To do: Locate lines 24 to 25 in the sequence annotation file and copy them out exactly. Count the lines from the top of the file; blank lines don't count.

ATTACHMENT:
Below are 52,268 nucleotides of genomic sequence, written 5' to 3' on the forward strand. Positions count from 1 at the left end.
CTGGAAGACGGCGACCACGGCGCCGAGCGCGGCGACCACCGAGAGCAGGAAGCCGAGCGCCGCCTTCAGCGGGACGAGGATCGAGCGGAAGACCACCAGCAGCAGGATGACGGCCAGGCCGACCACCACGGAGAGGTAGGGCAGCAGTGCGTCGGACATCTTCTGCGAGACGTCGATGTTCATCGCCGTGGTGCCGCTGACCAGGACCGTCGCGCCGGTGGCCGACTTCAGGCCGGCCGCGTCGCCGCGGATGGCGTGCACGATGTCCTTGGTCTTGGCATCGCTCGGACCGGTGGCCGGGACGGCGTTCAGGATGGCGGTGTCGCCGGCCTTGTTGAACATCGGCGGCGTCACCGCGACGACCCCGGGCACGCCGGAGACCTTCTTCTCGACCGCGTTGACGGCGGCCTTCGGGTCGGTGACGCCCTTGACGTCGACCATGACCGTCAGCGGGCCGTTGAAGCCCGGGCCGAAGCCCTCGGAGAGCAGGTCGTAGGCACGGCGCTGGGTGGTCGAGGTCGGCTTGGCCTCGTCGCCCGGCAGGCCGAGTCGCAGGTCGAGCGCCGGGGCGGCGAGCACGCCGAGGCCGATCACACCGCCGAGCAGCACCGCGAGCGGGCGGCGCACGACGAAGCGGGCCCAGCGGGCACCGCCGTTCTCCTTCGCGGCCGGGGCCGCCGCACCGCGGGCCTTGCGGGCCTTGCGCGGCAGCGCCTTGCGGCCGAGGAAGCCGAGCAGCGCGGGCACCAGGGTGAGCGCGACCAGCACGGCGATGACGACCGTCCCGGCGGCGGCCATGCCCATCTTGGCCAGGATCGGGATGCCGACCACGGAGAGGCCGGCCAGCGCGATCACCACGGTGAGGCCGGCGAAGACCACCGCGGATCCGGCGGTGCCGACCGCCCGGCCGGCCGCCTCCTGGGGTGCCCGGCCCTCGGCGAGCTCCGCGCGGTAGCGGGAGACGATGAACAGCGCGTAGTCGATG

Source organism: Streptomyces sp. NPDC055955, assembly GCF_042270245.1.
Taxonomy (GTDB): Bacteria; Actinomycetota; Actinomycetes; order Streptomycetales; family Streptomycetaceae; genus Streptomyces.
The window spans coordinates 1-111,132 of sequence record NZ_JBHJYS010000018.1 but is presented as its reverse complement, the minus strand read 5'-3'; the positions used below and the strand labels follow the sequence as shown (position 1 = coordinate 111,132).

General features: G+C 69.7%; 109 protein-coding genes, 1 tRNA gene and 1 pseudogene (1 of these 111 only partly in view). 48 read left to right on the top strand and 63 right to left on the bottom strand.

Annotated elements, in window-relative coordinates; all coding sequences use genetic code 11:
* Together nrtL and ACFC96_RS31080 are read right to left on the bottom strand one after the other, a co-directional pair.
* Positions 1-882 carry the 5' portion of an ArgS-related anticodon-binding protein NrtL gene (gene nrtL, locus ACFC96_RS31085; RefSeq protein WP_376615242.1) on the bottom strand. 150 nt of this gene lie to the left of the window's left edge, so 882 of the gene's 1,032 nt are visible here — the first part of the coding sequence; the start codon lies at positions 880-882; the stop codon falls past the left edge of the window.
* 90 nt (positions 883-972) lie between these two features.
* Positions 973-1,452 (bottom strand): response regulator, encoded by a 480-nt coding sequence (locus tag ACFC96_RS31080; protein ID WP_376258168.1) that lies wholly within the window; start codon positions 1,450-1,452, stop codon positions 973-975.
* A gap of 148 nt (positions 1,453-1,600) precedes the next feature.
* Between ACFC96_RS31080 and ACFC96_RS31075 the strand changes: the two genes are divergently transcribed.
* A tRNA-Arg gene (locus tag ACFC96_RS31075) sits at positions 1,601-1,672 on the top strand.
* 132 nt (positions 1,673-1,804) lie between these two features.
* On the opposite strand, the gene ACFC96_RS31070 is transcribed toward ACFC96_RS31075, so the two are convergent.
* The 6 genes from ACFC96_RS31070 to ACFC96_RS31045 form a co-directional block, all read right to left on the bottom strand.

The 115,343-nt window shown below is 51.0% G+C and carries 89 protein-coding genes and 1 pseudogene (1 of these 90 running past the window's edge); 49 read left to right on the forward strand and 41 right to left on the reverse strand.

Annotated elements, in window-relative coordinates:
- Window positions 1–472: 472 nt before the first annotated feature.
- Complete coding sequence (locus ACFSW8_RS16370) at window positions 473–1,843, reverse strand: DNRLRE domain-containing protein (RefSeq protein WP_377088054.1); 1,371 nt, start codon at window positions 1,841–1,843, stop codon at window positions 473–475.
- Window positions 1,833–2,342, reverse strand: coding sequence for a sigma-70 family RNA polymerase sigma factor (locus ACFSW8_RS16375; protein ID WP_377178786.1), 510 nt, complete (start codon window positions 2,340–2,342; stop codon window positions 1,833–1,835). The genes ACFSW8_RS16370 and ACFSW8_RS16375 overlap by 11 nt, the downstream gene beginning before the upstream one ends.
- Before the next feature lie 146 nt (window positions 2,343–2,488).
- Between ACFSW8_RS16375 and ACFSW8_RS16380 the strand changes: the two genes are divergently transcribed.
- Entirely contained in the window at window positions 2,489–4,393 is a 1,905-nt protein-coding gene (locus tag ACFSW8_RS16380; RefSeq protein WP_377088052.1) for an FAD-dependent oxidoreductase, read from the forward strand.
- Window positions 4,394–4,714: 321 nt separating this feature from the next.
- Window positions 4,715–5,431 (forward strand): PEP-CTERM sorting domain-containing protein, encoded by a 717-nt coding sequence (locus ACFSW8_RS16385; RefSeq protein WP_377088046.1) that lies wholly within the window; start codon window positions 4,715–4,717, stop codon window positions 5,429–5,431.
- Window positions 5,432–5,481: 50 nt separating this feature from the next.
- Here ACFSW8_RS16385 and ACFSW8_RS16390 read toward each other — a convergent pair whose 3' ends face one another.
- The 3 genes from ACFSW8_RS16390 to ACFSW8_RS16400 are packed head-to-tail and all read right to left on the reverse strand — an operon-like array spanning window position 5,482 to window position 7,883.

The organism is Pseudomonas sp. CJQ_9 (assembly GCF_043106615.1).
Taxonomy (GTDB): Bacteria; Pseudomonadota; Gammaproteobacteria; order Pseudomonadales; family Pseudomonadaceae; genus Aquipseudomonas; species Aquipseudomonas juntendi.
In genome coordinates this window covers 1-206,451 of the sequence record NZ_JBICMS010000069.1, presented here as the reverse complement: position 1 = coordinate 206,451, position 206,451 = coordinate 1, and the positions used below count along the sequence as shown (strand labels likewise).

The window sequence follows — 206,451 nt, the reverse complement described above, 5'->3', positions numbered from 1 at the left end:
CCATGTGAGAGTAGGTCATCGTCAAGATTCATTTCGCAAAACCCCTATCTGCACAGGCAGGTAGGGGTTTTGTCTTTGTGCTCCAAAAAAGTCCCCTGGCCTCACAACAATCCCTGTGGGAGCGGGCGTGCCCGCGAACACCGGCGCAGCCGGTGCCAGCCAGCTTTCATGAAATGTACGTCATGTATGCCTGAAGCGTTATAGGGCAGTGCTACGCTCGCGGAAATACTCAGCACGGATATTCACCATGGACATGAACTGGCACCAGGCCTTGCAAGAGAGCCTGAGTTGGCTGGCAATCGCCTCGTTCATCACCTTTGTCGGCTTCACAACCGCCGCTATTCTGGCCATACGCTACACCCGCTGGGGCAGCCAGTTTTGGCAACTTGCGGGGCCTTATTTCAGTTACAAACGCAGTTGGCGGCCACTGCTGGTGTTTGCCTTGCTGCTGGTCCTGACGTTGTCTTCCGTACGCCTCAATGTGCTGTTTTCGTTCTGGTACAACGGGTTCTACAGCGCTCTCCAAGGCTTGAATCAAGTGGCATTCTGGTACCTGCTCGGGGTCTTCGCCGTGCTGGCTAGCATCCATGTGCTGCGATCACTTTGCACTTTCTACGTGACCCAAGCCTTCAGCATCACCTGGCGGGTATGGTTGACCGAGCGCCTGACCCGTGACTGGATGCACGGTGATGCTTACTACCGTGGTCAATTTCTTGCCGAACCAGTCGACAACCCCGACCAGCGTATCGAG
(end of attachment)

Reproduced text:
- Between ACFSW8_RS16375 and ACFSW8_RS16380 the strand changes: the two genes are divergently transcribed.
- Entirely contained in the window at window positions 2,489–4,393 is a 1,905-nt protein-coding gene (locus tag ACFSW8_RS16380; RefSeq protein WP_377088052.1) for an FAD-dependent oxidoreductase, read from the forward strand.